Daily Archives: October 5, 2011

Why I #occupiedwallstreet

On Sept. 17th a brave group of souls called for a revolution.  They called for radicals and dreamers to gather in lower Manhattan, near Wall Street, and stay put.  Taking their inspiration from the revolutions in Tunisia and Egypt, the idea was to deploy a new tactic in the fight for a better world: the people swarm.  Rather than plead with our leaders and experience recurrent disappointment at the ballot box the idea was to stay put, hold firm, and use their bodies to demand change.

I read about the call and was sympathetic, but skeptical.  I had recently been arrested in front of the White House as part of the Tar Sands Action and was impressed, to say the least, with the power of the government to control its territory.  I figured they’d have a few days camping and be cleared out.  Another noble attempt, another victory by the powers that be.

But then it didn’t happen.  The movement grew.  More people joined, they started having marches and making news.  A young girl got maced by a dirty cop.  And I realized that if they weren’t successful, it would be because people like me, people who understand the failures of our system and have the means to contribute to a movement, didn’t.  But I was still hesitant.  I have two kids and husband, a full time job, a dog.  Occupying Wall Street was a complicated proposition.

But then I saw the picture.  It was a picture of a posterboard sign with a list of things the library needed.  Apparently, they needed librarians.   And all of the absurdity of the plan fell away.  If these brave young people (and not so young people) were asking for members of my profession to come and help build and maintain a library, how could I refuse?  If my professional skills could do some good for people sleeping outside in the cold and rain to affect the kind of change I want to see, why wouldn’t I go?  What excuse did I have?

We packed the kids and dog into our car on a Friday night and made the 12 hour drive to Grandma’s house to drop off the kids and dog.  From there, on no sleep, we drove to Staten Island, parked our car, and took the ferry to lower Manhattan.  While we’ve lived in cities before, we’ve spent the past five years in Greencastle, IN, population 10,000.  I was once at a meeting where the fact that my phone number had a different exchange was a hot topic of conversation.  Manhattan was a bit overwhelming.  As we approached Library Square, we could feel the energy.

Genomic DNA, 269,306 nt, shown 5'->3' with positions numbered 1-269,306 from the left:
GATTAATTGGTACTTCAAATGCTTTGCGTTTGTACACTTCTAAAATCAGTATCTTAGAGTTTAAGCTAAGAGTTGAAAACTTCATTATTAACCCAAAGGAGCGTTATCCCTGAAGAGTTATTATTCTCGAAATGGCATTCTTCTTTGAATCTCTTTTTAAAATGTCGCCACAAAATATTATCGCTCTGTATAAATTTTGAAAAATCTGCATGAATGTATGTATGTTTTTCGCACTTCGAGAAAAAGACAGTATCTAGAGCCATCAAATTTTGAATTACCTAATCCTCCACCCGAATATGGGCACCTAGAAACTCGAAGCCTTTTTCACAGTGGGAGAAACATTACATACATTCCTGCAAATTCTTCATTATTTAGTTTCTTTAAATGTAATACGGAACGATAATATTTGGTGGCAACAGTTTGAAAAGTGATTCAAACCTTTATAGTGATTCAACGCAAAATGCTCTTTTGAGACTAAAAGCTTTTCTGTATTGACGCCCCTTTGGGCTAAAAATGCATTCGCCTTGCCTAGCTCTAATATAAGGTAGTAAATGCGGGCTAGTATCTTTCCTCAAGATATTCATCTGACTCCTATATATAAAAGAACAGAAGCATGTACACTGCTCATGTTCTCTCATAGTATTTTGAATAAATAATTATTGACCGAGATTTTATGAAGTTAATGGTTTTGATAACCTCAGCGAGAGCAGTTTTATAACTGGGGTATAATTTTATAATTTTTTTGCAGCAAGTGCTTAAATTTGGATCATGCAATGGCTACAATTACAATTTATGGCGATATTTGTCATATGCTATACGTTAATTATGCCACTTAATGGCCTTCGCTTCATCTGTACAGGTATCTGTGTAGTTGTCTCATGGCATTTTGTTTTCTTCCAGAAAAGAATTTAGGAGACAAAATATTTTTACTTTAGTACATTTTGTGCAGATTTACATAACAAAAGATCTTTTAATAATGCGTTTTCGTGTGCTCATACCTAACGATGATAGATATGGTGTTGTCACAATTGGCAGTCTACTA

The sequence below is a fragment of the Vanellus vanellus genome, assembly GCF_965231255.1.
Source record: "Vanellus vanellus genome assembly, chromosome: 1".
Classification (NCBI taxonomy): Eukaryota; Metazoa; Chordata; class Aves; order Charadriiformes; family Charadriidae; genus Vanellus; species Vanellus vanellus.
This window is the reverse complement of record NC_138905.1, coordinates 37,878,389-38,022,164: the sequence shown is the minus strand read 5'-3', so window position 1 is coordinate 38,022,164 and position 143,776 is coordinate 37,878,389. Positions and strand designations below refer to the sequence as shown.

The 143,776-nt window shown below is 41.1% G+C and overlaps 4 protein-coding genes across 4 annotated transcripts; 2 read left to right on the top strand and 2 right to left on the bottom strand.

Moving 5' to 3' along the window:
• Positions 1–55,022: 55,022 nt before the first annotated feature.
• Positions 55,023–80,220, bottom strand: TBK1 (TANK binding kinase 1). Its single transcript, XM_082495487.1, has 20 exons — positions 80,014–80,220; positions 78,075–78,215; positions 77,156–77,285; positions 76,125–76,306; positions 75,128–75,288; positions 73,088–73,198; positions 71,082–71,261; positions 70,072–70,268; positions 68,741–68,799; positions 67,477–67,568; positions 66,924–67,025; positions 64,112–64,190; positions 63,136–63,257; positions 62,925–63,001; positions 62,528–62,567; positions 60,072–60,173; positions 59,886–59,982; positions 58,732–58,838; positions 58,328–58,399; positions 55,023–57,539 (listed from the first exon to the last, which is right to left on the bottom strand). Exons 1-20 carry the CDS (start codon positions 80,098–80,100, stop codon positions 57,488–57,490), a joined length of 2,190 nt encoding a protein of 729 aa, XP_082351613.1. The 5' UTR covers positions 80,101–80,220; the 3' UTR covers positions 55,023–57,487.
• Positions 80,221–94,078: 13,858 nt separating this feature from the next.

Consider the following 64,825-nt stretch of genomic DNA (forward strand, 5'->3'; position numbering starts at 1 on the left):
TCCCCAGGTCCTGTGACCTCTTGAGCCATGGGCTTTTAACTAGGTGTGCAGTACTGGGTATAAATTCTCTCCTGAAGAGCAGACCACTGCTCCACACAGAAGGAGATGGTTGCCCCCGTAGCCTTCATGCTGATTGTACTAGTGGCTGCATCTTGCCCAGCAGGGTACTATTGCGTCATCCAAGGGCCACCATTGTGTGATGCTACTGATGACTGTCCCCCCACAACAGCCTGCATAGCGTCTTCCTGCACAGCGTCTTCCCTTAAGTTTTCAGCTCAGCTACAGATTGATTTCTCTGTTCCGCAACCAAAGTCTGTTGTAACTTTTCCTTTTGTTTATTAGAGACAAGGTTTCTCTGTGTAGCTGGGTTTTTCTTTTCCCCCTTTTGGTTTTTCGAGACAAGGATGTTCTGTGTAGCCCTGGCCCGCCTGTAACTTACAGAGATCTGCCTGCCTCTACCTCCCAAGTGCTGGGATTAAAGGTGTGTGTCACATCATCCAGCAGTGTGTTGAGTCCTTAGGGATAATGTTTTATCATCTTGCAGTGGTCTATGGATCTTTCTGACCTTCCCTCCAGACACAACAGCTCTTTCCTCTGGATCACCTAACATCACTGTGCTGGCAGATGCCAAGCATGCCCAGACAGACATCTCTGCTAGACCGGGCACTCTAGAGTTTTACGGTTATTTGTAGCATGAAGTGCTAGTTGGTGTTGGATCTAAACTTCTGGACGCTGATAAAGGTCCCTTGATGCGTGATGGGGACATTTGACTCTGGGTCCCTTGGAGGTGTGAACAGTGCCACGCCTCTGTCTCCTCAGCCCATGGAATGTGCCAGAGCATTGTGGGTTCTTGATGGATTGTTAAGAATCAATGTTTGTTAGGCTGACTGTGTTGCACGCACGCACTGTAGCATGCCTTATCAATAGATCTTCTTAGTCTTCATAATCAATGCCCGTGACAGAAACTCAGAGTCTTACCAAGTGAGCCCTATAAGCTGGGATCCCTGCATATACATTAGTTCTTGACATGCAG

We walked around for a while and were impressed with the organization.  They have medical care, food, a media center.   It was like a small city within the City.  It had been raining and I almost missed the library because it was covered with tarps.  But I found it and removed the tarps to discover wet books.  They did need librarians.  I spent the rest of the morning and early afternoon sorting out how to protect the collection and organizing it.  I was given money for supplies and people just kept showing up to volunteer, including the first #occupywallstreet librarian, Betsy Fagin.  We went through each box and removed the wet books to dry, sorted by topic, and then filled the new plastic bins.

As the collection started to recover and come together as a library, readers started appearing.  People were asking reference questions, browsing for books, offering to help.  The atmosphere was exciting and intellectually lively.  I’ve never worked in a library with so many enthusiastic readers.  At one point, I was trying to find books on education for one patron while another was trying to explain to me his need for books on the courts.  A busy reference desk is a happy reference desk and as the sprinkles started again, I was disappointed to bring the tarps back down.

Information is liberation.  Offering people the opportunity to explore the world themselves through the written word is why I became a librarian.  Connecting readers to writers is what I do.  Doing that in the heart of what is rapidly growing into the strongest mass social movement since the 1960’s is an experience I will always treasure.